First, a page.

Yesterday I had the rare opportunity to participate in a “first”—attending two consumer health informatics events in Washington, DC—a first because consumer health informatics is just now reaching center stage. Consumer health informatics has been around for more than a decade, but if you follow the history of health information technology during that time—it is obvious that NOW is the time for broad engagement. While there are multiple proposed definitions of “Consumer Health Informatics”, I’ll use the one from Wikipedia—as the scope of consumer informatics seems to change daily as new ideas, initiatives and technologies evolve.
The morning program was the National eHealth Collaborative (NeHC), in charge of providing “operational, logistical and technical support to the committee structure that administers the National Health Information Network (NHIN) Exchange.” Yesterday’s event kicked off the Consumer Consortium on eHealth—an wonderfully diverse group, who heard of the Office of the National Coordinator of Health Information Technology (ONC) plan for engaging consumers from Lygeia Ricciardi, who energized and motivated as the new Senior Policy Advisor for Consumer eHealth at ONC. The Consumer group will meet face-to-face and virtually over the next two years to create a shared vision for consumer engagement in eHealth. Five different work groups will work on teasing out the best practices for consumer health.
Luckily, the meetings were back-to-back and few blocks apart, so I walked down to the next event. The afternoon was a live and streaming video broadcast Media Briefing on Behavioral Informatics for Health. The purpose was to showcase two special journal issues—an inaugural issue of the new Translational Behavioral Medicine and a special edition of the American Journal of Preventive Medicine, entitled, Cyberinfrastructure for Consumer Health.
If you are wondering what “behavioral informatics” is, here is a working definition posed by the Society of Behavioral Medicine:
The study of the use of information and communication technologies by patients and health care providers as well as the design, implementation, and evaluation of behavior change interventions delivered through advanced technologies. The goal is to promote the appropriate use of technologies to improve health and healthcare.
The event is a follow on to the 2009 National Research Council report on Computational Technology for Effective Health Care, which argued for “re-balancing the portfolio of investments in health IT to place a greater emphasis on providing cognitive support for health care providers, patients, and family care givers.” The moderator of yesterday’s briefing, David Ahern provides insight on this topic on the Informatics for Consumer Health blog—a joint blog supported by government health agencies. If you’d like to check out some additional comments via Twitter, the hashtag is #BInformatics.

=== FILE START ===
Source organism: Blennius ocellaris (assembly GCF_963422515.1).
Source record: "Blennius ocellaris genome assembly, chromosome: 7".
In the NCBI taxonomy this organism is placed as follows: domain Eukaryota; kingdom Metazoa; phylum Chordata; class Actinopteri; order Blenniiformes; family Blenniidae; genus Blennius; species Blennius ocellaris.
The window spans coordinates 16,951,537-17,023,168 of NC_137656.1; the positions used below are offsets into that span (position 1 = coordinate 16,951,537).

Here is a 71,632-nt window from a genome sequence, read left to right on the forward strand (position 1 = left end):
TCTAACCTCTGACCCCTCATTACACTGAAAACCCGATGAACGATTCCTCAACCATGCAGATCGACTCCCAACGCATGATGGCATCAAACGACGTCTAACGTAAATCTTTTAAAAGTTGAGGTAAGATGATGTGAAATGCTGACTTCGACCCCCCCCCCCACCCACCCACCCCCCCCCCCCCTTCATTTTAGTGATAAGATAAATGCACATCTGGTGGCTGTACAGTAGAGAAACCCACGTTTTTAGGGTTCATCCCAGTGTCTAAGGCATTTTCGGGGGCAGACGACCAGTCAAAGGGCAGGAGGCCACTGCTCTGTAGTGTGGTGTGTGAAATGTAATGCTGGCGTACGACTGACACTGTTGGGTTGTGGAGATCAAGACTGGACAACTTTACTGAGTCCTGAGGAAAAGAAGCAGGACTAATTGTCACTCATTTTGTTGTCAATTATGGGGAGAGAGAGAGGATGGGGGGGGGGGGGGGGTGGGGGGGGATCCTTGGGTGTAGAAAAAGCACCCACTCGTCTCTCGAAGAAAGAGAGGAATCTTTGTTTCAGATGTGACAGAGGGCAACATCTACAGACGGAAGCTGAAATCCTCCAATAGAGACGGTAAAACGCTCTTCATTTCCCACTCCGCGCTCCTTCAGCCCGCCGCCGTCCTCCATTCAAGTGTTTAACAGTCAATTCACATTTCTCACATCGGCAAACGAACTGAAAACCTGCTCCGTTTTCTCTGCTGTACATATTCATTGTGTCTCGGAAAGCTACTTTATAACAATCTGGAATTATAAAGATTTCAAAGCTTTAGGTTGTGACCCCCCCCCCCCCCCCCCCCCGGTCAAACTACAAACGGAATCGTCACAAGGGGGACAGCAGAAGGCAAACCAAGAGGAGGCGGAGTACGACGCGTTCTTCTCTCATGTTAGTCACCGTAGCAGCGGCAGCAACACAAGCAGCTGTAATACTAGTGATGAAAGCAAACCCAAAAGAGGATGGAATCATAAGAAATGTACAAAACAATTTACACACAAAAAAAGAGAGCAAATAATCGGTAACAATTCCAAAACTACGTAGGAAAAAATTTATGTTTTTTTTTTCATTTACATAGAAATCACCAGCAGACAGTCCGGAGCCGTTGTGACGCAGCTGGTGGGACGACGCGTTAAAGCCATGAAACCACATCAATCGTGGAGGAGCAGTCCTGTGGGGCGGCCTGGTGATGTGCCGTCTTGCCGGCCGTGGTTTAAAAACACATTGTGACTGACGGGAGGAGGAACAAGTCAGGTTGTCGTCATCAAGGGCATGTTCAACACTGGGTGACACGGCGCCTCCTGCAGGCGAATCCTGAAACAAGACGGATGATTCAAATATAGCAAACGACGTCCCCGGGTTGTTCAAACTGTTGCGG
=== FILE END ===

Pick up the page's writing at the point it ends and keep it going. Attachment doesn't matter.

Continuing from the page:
The first presenter, Bonnie Spring, (Editor-in-Chief, Translational Behavioral Medicine: Practice, Policy, Research), brought up that patients often “choose exercise, low fat diet or seeing a dietitian” rather than medication, but only 20 percent of providers address this decision, relying on medication instead. She pointed out that “behavioral choices affect most chronic conditions, yet these choices do not happen in the physician’s office.”
Co-sponsors of this event were the Society of Behavioral Medicine (SBM), the journals Translational Behavioral Medicine: Practice, Policy and Research (TBM); the American Journal of Preventive Medicine (AJPM); the American College of Preventive Medicine (ACPM), the Association for Prevention Teaching and Research (APTR); and the American Medical Informatics Association (AMIA).
To participate in the conversation on how to improve health care in communities, join in the open discussion on Facebook (you do need a Facebook profile), Transformation Has Begun. This is a new outreach strategy to determine areas of funding by the Robert Wood Johnson Foundation. In short, the tipping point has arrived—this is an exciting time and a great opportunity for dietitians to be an active participant and advocate for consumer –and behavioral health informatics.